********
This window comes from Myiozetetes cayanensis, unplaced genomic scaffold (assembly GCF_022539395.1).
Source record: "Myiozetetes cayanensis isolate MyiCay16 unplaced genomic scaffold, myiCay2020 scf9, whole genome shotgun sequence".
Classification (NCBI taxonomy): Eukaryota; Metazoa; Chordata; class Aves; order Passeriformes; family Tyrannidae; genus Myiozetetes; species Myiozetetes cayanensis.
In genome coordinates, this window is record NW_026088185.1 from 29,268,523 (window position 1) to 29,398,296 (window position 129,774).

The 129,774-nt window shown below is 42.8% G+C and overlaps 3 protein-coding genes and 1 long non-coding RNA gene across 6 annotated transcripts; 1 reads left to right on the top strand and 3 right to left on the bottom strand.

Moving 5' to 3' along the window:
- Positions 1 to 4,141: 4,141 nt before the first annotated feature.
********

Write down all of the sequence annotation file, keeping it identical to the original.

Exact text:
This window comes from Myiozetetes cayanensis, unplaced genomic scaffold (assembly GCF_022539395.1).
Source record: "Myiozetetes cayanensis isolate MyiCay16 unplaced genomic scaffold, myiCay2020 scf9, whole genome shotgun sequence".
Classification (NCBI taxonomy): Eukaryota; Metazoa; Chordata; class Aves; order Passeriformes; family Tyrannidae; genus Myiozetetes; species Myiozetetes cayanensis.
In genome coordinates, this window is record NW_026088185.1 from 29,268,523 (window position 1) to 29,398,296 (window position 129,774).

The 129,774-nt window shown below is 42.8% G+C and overlaps 3 protein-coding genes and 1 long non-coding RNA gene across 6 annotated transcripts; 1 reads left to right on the top strand and 3 right to left on the bottom strand.

Moving 5' to 3' along the window:
- Positions 1 to 4,141: 4,141 nt before the first annotated feature.